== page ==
Is there some mention about specific things for every country? You probably know that in the Holy Empire the term was Zunft and not Gilde/Guild and such things.
What about the use of money that was rare and used only by a very tiny number of people?
The role of the bishops in the fight for the cities freedom (which was normaly a position against the nobles and towards the townsfolk)?
Is there a mention of jewish communities in european cities?
What about communities of mythic beeings like a part of a city where fearieblooded or giantblooded people live?
How detailed is the Sea Combat chapter?
Is the land of the priest Johannes in India mentioned in the chapter Commercial Sources of Trade?

OK, I didn't do the towns section, so one ofthe other authors will need to answer that one. I would point out that two of the books I used are translated from French, and two were from documents translated from Italian. The translations were published in England or America, yes, because I read them in translation.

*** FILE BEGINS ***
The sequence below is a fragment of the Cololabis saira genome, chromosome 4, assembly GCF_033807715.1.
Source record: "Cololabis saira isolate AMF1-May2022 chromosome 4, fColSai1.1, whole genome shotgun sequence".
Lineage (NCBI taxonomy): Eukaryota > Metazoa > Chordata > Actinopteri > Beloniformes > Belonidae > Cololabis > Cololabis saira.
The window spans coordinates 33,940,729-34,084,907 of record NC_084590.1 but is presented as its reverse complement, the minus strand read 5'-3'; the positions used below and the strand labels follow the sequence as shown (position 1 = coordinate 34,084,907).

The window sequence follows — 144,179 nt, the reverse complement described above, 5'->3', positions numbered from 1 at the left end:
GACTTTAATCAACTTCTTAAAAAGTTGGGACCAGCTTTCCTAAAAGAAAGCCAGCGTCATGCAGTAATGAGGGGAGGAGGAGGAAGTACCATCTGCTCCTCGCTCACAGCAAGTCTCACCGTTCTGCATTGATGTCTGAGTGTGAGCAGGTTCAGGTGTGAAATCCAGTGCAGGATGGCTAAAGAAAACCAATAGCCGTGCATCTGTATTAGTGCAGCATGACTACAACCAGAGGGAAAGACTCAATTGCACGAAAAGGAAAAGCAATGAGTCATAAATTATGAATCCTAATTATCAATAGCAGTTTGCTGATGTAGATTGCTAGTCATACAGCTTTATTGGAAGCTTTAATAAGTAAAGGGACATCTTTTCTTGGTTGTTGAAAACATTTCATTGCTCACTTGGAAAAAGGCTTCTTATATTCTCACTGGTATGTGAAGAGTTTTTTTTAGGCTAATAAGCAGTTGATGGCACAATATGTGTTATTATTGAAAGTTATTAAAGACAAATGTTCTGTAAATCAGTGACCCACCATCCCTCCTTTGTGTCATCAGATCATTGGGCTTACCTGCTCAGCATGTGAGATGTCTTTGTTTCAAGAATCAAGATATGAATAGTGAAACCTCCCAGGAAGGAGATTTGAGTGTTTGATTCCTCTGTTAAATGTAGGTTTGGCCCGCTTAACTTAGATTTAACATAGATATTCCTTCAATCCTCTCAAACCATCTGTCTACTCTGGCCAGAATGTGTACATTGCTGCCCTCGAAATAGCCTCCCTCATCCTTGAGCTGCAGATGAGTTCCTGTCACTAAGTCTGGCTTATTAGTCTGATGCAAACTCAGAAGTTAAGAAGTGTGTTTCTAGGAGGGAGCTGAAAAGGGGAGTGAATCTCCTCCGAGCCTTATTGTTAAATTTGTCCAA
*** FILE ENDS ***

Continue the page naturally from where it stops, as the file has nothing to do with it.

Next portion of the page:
As to your questions, remember that I've offered to write detailled answers to 30 questions -after- the book is out. I can't add extra detail to what Atlas has offered yet, because I'm under an agreement not to talk about the contents of the book until it is out.

Basically I need to do a lengthy blog for work, and I've decided to do it on C&G. That doesn't let me talk about the contents of the book before it is out, just promise to expand the contents once it is out through a blogging process.

OK, to be clear, I can't tell you what's in the book - at least not until it is out, so I have trouble answering most of these questions.